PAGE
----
Rural Leader Medardo Mairena’s Hell

Rural residents Medardo Mairena (l), Silvio Pineda (c) and Pedro Mena (l) at a hearing of their closed door trial. Photo:


Medardo Mairena was arrested on July 13 and today is facing a corrupt judicial process with a “biased” judge.

“He’s a little pale, a little thin and you can see that there’s been a psychological impact,” assured the lawyer for the Permanent Commission for Human Rights.


By Maynor Salazar  (Confidencial)

HAVANA TIMES – Medardo Mairena is confined to “El Infiernillo” [Little Hell], a maximum security prison within the penitentiary known as El Modelo in Tipitapa, near the capital. Pedro Mena and Silvio Pineda are also in this hellhole, political prisoners of the regime of Daniel Ortega and Rosario Murillo. The rural leaders are being accused of the assassination of four police officers in Morrito, Rio San Juan department, as well as of terrorism and other crimes. Pineda was accused of being an “accomplice” in the same case.

El Infiernillo is a dark place, prescribed for the most dangerous prisoners, replete with cockroaches, mosquitos, ticks, and scorpions. They all use the same concrete seat as a toilet, the stench is unbearable. The prisoners don’t get out either by day or by night. They’re guarded constantly and they only see the sun when they’re being taken to the courthouse.

On August 15, Mairena, Mena and Pineda saw the daylight. No, they weren’t set free. They were taken for the second time to the court complex; this time for their initial hearing. That same day, on the streets, hundreds of thousands of Nicaraguans marched demanding the freeing of the three farmers, and of the rest of the political prisoners. However, the enthusiasm remained there, in the roundabouts, because in the courtroom, the faces were different.

The three farmers went into the courtroom at 10 in the morning, presided over by Judge Henry Morales Olivares. Despite being in front of the judicial authority, they remained handcuffed. “It’s their obligation to take the handcuffs off, because remaining like that is mistreatment. All prisoners have the right to that level of respect,” affirmed Julio Montenegro, the lawyer for Mairena, Mena and Pineda.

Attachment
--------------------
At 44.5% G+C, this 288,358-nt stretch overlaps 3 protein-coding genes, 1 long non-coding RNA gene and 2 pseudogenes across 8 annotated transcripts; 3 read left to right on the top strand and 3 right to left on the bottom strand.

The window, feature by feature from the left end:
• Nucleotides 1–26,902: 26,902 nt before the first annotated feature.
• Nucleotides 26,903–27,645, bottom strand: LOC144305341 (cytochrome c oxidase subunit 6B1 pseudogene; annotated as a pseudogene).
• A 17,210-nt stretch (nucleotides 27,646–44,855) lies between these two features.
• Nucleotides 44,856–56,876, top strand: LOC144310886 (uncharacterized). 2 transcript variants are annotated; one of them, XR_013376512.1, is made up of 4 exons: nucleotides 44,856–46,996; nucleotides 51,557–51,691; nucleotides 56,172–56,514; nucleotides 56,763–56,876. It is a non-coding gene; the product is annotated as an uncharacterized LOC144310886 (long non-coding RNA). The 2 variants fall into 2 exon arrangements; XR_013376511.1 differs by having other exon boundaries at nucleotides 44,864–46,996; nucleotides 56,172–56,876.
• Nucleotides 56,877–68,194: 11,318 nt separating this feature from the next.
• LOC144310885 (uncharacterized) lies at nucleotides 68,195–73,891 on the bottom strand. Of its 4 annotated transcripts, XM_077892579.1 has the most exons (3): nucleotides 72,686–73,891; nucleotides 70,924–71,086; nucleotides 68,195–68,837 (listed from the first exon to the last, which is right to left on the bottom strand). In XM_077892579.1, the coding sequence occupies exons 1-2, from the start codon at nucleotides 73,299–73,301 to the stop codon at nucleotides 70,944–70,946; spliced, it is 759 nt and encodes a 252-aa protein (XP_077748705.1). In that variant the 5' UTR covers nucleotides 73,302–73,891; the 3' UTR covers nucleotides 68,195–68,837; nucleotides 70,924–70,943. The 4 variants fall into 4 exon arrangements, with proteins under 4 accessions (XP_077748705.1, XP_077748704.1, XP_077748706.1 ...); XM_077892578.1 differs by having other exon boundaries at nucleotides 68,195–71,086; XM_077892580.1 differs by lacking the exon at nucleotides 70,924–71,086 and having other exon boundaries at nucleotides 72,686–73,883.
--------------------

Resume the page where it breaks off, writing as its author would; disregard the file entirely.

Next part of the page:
Montenegro said that before entering the room for the initial hearing, he had to overcome a number of obstacles, among them to wait more than the usual time to be allowed to be with his clients.

“What was the circumstance that we encountered? Protective tapes for “crime scenes” covering the entrances on both sides, where the workers at the Courthouse pass – since it was restricted – and I had to go under the bands,” the lawyer stated.

Upon opening the door, Montenegro noted some ten to fifteen heavily armed prison guards. He asked why there were so many people with arms if the accused were handcuffed. “There’s no logic. This is in effect an element of intimidation for people.” He felt.

Another Medaro

Medardo’s smile hasn’t returned since last July thirteenth, when the authorities of the Ortega Government captured him at the Augusto Cesar Sandino International Airport. He now has a sad, almost lost look. The pronounced bags under his eyes tell of sleepless nights and the fatigue of being looked into a cell that doesn’t offer even minimal conditions.

“In fact, since I went out behind the three being processed, I noted in them a very special condition, with their heads down and in a slightly uncomfortable position, of sadness and of some form of impact. I was able to confirm this in the moment in which I stood in front of them and asked them if they’d received some type of torture or they’d made some kind of threats to them,” Montenegro recounted.

The lawyer greeted the three farmers. He asked them if they’d been “objects of mistreatment.” Medardo merely responded that in El Chipote yes – “they had to get on their knees, they kicked them and the inferred other things that they did to them.”

Mairena was the one who spoke most. He took advantage of the moment to denounce the fact that his three sons, all minors, were being threatened. The penal authorities have told him that if he doesn’t change his attitude, his family members could be in danger. All of this he said briefly and without any detail.

When Montenegro asked him directly if he had suffered any type of torture in the penitentiary system, he didn’t respond. He skipped over the topic and spoke of other people who were suffering other uncomfortable situations.

“His physical appearance, effectively, as you can note about him, is essentially that of someone impacted by physical damage He’s a little pale, a little thin and above all at the moment of speaking with him you can note a condition of special psychological impact that could be the product, perhaps, of some kind of pressure. He was extremely sparing to me with his words, with an elusive gaze of fear and this says a lot, although he didn’t want to disclose any situation of mistreatment. We believe that there’s something more going on than simply being locked up and what happened at El Chipote,” the lawyer insisted.